Saturday, May 12, 2018


I don't think we recognize the happy times while we're living them; or perhaps we think we'll always feel this way, and therefore, this feeling is normal. We don't even recognize the emotion as happiness. Maybe it's the absence of worry, jitteryness; an embrace of the big blue sky.

I've pinpointed 1985 as my "happy time".  I was thirty, which is actually the perfect age, all things considered. My boys were at the fun age; the world opening up to them and me along for the ride. My job was perfect for my lifestyle. I worked second shift at a job I really liked -- interesting, yet only occasionally stressful. My mornings were my own. I even enjoyed setting up the ironing board in the living room, flipping my TV dial to MTV and pressing my hospital uniform, while this flashed on my screen in the background:

Even the music was optimistic in '85, and why not? We had a president who made us feel like everything was going to be okay. Our country was safe, tucked in. President Reagan had everything under control. And everyone felt it. 

I drove to the local mall with my youngest son, and as I slid into the parking slot, this song came on the radio. Matt knew a few of the artists, but I pointed out some he didn't know; some he needed to know. We made a game of picking out the voices. 

I had a savings account at the hospital credit union, and dutifully deposited twenty-five dollars out of each paycheck -- our vacation booty. Come July, I'd descend the steps to the hospital basement and acquire reams of traveler's checks and sign each one in the presence of the teller. Then, mid-month, we'd pack up our travel trailer with coolers full of New Coke, bologna, and Hostess treats and steer down Highway 83 toward Belle Fouche and ultimately, Rapid City and the exhale of the Rafter J Bar Ranch nestled within the tall pines.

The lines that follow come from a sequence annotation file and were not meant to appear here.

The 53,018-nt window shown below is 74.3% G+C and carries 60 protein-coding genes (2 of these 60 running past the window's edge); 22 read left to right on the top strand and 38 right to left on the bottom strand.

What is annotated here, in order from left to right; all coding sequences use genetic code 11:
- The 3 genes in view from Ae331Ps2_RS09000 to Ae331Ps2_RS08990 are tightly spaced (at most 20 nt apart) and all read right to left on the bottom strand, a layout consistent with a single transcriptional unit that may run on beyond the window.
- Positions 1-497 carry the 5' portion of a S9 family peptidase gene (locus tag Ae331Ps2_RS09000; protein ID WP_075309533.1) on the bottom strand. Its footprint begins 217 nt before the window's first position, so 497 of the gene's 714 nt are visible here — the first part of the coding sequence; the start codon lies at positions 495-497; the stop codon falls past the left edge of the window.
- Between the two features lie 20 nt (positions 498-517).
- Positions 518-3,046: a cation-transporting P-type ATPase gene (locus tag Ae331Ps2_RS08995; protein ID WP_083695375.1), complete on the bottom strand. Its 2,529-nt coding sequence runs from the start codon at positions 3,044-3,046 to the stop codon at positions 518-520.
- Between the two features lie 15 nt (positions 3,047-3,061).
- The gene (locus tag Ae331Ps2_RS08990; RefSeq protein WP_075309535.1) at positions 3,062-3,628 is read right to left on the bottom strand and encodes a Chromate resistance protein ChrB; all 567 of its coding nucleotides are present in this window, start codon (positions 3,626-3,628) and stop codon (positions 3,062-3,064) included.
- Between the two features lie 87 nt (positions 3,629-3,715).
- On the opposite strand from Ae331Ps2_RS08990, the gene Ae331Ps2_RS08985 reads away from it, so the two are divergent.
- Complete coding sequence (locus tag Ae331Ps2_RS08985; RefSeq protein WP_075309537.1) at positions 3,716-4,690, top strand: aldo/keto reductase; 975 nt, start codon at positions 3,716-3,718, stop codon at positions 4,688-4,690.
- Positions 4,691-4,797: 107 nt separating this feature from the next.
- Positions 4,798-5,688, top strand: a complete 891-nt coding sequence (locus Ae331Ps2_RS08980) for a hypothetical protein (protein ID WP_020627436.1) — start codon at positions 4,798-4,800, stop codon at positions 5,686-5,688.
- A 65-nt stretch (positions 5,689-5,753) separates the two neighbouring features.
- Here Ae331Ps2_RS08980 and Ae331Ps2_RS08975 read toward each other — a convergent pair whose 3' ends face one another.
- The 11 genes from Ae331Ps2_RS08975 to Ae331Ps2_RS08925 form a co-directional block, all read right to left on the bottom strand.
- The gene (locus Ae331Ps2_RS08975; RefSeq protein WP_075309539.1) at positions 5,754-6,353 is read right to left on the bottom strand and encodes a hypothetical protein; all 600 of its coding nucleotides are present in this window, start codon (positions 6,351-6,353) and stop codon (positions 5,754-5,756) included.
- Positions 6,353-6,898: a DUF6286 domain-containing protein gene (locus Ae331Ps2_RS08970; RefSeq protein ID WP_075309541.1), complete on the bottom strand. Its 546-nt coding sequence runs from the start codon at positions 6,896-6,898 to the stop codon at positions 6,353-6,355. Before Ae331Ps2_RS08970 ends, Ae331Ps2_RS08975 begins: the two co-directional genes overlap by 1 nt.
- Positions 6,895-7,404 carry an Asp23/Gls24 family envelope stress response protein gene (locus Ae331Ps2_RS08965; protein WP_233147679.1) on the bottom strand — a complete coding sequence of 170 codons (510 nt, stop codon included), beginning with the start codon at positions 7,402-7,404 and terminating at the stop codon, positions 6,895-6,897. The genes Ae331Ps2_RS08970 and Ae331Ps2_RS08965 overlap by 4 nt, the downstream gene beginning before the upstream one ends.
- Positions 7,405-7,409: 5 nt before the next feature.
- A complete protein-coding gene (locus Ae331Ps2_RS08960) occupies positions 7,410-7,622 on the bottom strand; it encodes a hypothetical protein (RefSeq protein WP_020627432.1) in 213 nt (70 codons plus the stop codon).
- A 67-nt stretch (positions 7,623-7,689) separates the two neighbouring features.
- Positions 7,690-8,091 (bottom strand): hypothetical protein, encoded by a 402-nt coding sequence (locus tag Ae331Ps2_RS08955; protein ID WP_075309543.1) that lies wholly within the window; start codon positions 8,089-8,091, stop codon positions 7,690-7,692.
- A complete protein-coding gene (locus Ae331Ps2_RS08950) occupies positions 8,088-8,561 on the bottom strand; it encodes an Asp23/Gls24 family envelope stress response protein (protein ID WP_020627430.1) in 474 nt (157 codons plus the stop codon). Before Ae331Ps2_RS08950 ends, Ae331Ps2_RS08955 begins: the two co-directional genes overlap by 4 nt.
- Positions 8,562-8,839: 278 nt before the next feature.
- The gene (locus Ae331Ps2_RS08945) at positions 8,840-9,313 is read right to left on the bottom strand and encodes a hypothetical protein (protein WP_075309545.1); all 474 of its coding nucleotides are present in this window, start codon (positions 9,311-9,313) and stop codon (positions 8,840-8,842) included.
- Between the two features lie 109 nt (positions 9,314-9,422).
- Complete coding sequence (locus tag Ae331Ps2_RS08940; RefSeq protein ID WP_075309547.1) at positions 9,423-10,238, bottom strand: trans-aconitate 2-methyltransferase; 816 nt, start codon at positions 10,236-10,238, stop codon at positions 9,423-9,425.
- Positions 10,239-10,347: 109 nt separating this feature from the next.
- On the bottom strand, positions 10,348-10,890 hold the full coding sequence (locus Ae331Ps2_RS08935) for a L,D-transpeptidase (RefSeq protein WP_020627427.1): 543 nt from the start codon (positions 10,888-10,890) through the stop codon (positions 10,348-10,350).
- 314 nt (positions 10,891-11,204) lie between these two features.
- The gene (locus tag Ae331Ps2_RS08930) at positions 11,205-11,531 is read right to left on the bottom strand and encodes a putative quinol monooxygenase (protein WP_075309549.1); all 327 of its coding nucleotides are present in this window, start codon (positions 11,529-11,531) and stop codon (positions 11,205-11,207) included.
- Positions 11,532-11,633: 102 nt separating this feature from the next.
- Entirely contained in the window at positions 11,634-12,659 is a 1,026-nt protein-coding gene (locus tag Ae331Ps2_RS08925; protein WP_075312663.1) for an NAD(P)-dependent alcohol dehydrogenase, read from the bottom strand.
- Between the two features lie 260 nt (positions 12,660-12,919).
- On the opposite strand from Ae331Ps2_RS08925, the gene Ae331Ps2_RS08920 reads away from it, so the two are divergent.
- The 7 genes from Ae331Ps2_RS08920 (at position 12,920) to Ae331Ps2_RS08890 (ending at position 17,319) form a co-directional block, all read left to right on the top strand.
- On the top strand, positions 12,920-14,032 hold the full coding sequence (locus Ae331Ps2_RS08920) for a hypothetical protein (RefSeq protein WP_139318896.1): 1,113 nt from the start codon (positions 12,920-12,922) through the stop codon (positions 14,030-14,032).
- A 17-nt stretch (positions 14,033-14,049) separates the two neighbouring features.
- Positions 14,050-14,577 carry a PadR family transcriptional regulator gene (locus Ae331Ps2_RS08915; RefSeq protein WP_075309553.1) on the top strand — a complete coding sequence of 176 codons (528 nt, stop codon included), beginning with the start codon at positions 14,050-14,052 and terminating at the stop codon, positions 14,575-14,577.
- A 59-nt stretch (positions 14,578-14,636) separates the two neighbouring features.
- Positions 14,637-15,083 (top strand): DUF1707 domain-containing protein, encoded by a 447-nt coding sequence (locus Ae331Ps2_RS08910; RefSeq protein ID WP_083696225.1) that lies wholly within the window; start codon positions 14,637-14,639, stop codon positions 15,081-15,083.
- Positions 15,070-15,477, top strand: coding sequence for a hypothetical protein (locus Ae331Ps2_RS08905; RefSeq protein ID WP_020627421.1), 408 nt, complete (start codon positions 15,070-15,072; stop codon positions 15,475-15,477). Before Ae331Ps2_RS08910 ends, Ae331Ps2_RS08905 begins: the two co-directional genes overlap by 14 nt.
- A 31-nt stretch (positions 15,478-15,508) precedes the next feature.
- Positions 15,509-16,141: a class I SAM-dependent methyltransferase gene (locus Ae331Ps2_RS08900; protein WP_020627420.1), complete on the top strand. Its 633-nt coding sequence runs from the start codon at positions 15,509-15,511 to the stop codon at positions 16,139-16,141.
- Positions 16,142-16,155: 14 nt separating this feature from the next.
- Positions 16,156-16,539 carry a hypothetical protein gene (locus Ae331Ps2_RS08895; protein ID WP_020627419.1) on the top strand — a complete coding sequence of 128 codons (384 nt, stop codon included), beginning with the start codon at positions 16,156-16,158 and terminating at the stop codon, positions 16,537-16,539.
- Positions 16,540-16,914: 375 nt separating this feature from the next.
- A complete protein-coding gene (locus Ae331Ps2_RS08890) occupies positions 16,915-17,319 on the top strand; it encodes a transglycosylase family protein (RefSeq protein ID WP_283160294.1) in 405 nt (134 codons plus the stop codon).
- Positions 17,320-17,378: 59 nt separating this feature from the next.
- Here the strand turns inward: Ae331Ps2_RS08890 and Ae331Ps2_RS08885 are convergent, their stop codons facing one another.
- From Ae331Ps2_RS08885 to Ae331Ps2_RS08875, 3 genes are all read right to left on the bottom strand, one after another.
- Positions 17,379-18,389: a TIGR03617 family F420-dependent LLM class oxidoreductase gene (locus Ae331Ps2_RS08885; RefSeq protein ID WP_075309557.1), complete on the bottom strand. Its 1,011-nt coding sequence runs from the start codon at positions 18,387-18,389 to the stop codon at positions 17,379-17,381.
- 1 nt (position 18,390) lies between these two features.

The campground had an outdoor pool and my boys made a beeline for it before we'd even pounded the camper stakes into the ground. In the setting sun, an Oglala brave would dance in full Lakota regalia as we tourists sat, cross-legged, in the tall prairie grass. At sunrise the next morning, we'd wind along the curvy two-lane logging road on our twelve-mile trip to the tourist town of Keystone so I could buy a Black Hills gold ring and my kids could ride the helicopter for a close-up view of Mount Rushmore.

1985 was the year of bands that have never been heard from since, but their hits are so iconic, it doesn't matter.

And a few who've stood the test of time:

Television was what it always was. Shows were "good" because we had nothing to compare them to. I watched Kate and Allie and Newhart and Family Ties. There was, however, one program that offered a glimpse of how good TV could be. It was on NBC on Wednesday nights, and since I worked second shift, I had to utilize my trusty VCR, because I was not about to miss it. Maybe working in a hospital made the show more special to me, but in reality, it was just a damn good show:

"Okay, smart guy, who's the president in 1985?"

"Ronald Reagan? Is Jerry Lewis Vice President?"

The eighties were the most fun period for movies. This classic was released -- guess when? 1985.

The country was optimistic; I was optimistic. 

I was happy.

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